As we climbed up to Mt Matthews’ South Saddle, I found myself thinking of Aesop’s fable The Hare and the Tortoise. ‘Slow and steady; slow and steady’. I did my best to keep an even—but what seemed like sedate—pace. It was a change to how I would normally climb a hill with just a day pack. I knew I could go faster and get to the top quickly. However Tony did well to reassure his two sidekicks that a slow and steady pace on ascents on a long day would see us last, and result in something left in the tank at the end of it.
Tony (leader), Toby and I left the Catchpool carpark under the cover of darkness and returned under the cover of darkness. In between was a day of activity to increase the fitness levels. For Toby, it was training for an upcoming Mont Blanc climb and for Heather, alpine trips this coming winter.
We started along the Orongorongo Track at 0700 hrs. The weather left a lot to be desired—it was overcast and raining. Tony imparted good advice around the need for flexibility and acceptance that plans sometimes have to change. Following some collaborative discussion when we got to the river, we decided we would abandon Plan A which was to head up to Tapokopoko, down the Tapokopoko Stream, up to Mt Matthews and back down to the Orongorongo River. Instead we would take Plan B a more direct route to Mt Matthews before returning via the Orongorongo River. So up river we went, in the rain.
The track junction for Mt Matthews is well marked with giant-sized orange triangles in the centre of Mt Matthews Stream. Shortly after entering the wide mouth, we veered off to the right and entered the bush to make our way up. Slow and steady; slow and steady. We soldiered up the spur—at one point under a bombardment of hail. Given the hail and the cold southerly gusts that increased as we gained elevation, we made a further change to our itinerary—Plan C. Instead, we would stay low and head down the Mukamuka Stream to the coast rather than continue on up to Mt Matthews and its North Saddle.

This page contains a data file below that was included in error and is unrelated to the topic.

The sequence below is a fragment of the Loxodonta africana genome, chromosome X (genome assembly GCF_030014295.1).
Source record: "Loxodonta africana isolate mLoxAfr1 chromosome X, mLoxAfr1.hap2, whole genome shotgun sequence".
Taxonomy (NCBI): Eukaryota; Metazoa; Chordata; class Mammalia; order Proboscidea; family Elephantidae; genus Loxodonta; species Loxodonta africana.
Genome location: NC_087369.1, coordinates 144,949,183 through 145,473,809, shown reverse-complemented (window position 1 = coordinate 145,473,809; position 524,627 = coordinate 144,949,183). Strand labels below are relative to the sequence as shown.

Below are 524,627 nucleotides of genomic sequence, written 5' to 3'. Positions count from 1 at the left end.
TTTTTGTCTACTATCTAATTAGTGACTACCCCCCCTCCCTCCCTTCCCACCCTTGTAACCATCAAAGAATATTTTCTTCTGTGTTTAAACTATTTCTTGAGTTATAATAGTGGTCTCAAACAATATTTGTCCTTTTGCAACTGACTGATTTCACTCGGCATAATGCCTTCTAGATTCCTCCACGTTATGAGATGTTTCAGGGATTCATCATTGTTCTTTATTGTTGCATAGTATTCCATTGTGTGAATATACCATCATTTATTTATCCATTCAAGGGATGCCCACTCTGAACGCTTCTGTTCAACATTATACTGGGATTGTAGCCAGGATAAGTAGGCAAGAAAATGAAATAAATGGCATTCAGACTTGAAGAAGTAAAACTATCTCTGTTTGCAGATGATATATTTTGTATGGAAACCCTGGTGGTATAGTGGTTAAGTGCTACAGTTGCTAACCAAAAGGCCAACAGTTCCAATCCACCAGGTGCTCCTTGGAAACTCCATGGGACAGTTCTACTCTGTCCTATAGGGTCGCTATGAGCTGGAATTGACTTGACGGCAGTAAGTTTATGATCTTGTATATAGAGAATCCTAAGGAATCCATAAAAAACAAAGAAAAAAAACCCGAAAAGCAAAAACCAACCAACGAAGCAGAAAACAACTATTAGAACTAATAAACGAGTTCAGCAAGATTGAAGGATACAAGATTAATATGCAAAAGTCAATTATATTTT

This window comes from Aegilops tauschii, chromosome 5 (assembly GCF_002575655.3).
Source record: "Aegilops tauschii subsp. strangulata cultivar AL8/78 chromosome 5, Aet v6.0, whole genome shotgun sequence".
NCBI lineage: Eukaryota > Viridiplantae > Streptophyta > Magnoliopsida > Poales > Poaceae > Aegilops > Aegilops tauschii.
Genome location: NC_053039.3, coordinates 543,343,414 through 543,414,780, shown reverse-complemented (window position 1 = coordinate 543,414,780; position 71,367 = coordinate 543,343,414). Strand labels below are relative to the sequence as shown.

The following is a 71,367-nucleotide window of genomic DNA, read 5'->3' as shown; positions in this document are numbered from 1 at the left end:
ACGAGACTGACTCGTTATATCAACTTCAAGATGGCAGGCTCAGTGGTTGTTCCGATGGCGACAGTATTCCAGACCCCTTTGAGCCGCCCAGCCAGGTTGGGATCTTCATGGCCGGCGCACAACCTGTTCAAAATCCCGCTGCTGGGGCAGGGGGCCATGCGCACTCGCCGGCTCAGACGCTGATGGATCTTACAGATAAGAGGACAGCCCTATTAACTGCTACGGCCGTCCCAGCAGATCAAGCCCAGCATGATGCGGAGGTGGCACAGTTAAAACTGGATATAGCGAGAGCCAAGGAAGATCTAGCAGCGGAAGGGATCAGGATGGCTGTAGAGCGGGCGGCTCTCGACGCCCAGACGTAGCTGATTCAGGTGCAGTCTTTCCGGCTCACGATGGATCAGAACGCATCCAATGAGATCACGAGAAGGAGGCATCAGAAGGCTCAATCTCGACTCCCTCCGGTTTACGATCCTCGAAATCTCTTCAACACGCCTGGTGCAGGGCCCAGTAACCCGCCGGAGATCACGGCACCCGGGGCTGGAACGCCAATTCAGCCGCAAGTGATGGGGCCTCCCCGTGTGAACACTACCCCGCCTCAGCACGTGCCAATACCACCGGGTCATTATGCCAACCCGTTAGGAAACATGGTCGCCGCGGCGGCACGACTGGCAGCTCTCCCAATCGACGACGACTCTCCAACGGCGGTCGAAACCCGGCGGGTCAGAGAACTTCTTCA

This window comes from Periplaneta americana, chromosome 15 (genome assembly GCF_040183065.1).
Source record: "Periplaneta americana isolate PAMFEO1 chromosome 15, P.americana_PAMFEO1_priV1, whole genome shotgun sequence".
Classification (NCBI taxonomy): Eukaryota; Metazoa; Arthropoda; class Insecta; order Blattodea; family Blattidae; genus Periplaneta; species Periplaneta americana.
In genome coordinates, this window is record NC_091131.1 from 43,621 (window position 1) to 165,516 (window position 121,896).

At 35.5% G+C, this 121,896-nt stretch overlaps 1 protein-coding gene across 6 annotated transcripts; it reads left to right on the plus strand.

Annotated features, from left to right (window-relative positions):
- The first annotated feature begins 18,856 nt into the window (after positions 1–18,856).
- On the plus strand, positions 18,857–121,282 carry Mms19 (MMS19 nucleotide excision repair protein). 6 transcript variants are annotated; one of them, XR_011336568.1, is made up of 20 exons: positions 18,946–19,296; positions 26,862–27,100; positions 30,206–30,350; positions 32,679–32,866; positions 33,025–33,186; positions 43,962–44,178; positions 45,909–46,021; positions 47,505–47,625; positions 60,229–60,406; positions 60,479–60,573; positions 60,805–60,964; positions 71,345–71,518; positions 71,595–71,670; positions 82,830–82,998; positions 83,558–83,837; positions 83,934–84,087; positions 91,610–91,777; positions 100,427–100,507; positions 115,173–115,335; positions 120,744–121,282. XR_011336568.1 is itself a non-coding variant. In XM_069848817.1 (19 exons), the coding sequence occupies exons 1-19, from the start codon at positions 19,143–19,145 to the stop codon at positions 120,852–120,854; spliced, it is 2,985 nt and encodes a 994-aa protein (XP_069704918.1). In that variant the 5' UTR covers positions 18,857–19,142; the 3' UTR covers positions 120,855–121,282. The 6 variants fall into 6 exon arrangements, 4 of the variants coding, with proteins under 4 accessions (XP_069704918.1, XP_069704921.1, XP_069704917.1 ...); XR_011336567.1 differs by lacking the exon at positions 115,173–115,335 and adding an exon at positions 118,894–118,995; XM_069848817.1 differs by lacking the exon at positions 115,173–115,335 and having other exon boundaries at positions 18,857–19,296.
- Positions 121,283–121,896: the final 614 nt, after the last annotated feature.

As we traversed across the hillside to the South Saddle, I for one was hoping for some remnants of the previous day’s snow to be waiting for us. Unfortunately, any snow that had fallen during the last 36 hours had melted away. However, reasonable views to the north, down to the Orongorongo Valley, and to the southern coastline, were there for us to enjoy despite the dismal sky.
We soon found ourselves in more sheltered conditions once we started our descent down the headwaters of the Mukamuka Stream. (The contrast of the width of the river’s headwaters to what we were going to be walking down a couple of hours later was quite pronounced.) A trip down the Mukamuka is well worth it. The upper reaches are easy to climb down with plenty of vegetation to help when needed. The erosion as the valley starts to widen is varied and somewhat different from other rivers. On one bend was what appeared to be a vertical stratum line. Deadfall was minimal. But there was a lot of fording until we reached where the river widened at the junction of the Tapokopoko, Mukamuka and Hinakitaka Streams.